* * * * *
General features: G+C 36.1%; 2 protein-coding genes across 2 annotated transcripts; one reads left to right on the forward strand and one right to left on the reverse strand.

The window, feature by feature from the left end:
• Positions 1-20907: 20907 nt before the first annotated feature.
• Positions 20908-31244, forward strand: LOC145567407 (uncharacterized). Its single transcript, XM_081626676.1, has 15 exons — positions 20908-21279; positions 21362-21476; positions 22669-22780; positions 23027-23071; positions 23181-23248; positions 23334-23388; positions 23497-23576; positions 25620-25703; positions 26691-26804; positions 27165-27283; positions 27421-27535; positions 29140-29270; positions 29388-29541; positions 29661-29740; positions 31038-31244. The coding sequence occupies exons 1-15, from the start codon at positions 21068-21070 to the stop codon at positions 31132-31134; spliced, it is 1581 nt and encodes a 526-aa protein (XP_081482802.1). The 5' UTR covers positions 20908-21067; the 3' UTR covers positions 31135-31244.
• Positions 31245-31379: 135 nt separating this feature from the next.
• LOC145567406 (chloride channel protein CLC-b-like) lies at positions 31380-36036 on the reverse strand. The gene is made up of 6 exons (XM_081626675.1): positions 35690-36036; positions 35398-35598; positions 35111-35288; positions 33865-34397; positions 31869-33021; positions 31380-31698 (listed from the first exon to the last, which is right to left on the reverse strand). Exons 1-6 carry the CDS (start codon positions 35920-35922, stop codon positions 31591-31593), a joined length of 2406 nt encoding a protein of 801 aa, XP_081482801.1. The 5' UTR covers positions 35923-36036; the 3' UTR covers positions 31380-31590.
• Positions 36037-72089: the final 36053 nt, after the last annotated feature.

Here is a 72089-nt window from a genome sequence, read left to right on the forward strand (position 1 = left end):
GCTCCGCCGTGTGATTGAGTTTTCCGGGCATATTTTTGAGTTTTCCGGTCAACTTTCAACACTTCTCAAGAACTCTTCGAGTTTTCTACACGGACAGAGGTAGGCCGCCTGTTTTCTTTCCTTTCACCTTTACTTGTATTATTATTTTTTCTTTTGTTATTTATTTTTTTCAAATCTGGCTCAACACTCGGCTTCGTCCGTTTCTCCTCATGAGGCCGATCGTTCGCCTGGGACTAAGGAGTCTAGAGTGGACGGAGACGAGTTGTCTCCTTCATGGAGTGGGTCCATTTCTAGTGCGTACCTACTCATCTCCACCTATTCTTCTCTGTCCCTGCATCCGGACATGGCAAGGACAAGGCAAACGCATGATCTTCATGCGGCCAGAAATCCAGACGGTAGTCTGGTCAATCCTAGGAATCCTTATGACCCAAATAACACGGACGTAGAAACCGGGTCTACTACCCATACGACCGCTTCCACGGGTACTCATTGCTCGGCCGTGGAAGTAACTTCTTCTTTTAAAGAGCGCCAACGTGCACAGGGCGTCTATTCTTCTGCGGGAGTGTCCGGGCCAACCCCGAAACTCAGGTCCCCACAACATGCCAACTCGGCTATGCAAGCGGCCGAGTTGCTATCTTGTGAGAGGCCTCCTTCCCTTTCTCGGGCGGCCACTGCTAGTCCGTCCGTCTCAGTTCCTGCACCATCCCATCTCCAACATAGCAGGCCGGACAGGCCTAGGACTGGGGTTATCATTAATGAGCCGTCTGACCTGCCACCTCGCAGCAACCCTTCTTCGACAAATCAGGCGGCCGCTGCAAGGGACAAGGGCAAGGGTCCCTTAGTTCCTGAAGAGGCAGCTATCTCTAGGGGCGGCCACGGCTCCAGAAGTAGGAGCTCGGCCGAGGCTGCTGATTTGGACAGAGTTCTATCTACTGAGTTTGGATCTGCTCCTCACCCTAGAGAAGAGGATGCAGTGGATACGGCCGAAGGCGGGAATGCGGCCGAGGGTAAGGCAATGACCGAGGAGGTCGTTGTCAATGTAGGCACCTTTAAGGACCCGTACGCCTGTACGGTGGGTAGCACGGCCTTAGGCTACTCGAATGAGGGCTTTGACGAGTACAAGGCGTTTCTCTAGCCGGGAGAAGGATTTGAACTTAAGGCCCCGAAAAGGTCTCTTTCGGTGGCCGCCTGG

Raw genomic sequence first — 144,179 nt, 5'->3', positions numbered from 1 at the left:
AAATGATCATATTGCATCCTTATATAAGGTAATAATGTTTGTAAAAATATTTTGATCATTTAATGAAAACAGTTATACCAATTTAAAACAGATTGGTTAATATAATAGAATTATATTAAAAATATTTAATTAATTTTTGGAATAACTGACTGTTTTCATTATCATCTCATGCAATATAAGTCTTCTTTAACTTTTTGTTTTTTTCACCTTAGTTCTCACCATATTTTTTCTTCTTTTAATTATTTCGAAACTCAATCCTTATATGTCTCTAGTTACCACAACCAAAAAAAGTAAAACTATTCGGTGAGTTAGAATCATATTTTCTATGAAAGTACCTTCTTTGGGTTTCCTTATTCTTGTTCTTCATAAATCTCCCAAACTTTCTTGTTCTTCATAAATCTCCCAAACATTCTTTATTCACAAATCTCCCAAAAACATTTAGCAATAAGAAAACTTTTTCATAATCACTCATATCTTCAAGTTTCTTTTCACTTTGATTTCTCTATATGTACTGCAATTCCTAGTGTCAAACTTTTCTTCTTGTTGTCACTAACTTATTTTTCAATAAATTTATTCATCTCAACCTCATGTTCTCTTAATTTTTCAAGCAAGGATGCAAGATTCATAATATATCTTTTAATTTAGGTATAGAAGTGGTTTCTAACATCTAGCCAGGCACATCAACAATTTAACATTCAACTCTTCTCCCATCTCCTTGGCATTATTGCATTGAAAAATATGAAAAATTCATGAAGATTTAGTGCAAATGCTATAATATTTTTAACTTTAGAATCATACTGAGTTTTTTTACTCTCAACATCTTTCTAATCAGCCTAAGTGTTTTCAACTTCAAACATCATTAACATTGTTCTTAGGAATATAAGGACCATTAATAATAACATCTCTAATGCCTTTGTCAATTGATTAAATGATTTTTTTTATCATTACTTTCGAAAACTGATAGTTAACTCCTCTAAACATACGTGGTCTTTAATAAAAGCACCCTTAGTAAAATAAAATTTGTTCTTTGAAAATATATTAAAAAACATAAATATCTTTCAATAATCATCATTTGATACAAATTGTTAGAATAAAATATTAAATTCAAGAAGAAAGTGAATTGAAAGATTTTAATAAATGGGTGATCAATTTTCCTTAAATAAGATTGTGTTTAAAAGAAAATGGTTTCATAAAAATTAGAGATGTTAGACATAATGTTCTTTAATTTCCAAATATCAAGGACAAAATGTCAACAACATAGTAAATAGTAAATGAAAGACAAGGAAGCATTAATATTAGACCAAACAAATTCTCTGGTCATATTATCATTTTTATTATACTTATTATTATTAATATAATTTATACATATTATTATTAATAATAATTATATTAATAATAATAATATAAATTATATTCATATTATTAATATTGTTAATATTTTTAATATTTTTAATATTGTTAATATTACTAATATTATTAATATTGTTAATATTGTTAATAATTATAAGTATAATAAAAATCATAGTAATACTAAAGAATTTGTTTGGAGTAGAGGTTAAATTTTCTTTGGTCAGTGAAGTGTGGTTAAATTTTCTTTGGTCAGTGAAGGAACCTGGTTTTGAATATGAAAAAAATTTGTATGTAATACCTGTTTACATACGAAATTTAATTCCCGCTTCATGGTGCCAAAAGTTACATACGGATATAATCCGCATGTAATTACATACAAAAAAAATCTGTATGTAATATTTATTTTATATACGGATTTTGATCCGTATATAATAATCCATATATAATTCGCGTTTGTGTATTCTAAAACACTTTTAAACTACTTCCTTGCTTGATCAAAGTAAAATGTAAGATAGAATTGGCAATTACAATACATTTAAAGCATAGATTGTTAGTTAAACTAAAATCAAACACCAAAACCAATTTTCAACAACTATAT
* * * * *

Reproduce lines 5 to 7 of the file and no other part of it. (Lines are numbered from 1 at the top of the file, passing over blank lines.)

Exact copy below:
• Positions 31245-31379: 135 nt separating this feature from the next.
• LOC145567406 (chloride channel protein CLC-b-like) lies at positions 31380-36036 on the reverse strand. The gene is made up of 6 exons (XM_081626675.1): positions 35690-36036; positions 35398-35598; positions 35111-35288; positions 33865-34397; positions 31869-33021; positions 31380-31698 (listed from the first exon to the last, which is right to left on the reverse strand). Exons 1-6 carry the CDS (start codon positions 35920-35922, stop codon positions 31591-31593), a joined length of 2406 nt encoding a protein of 801 aa, XP_081482801.1. The 5' UTR covers positions 35923-36036; the 3' UTR covers positions 31380-31590.
• Positions 36037-72089: the final 36053 nt, after the last annotated feature.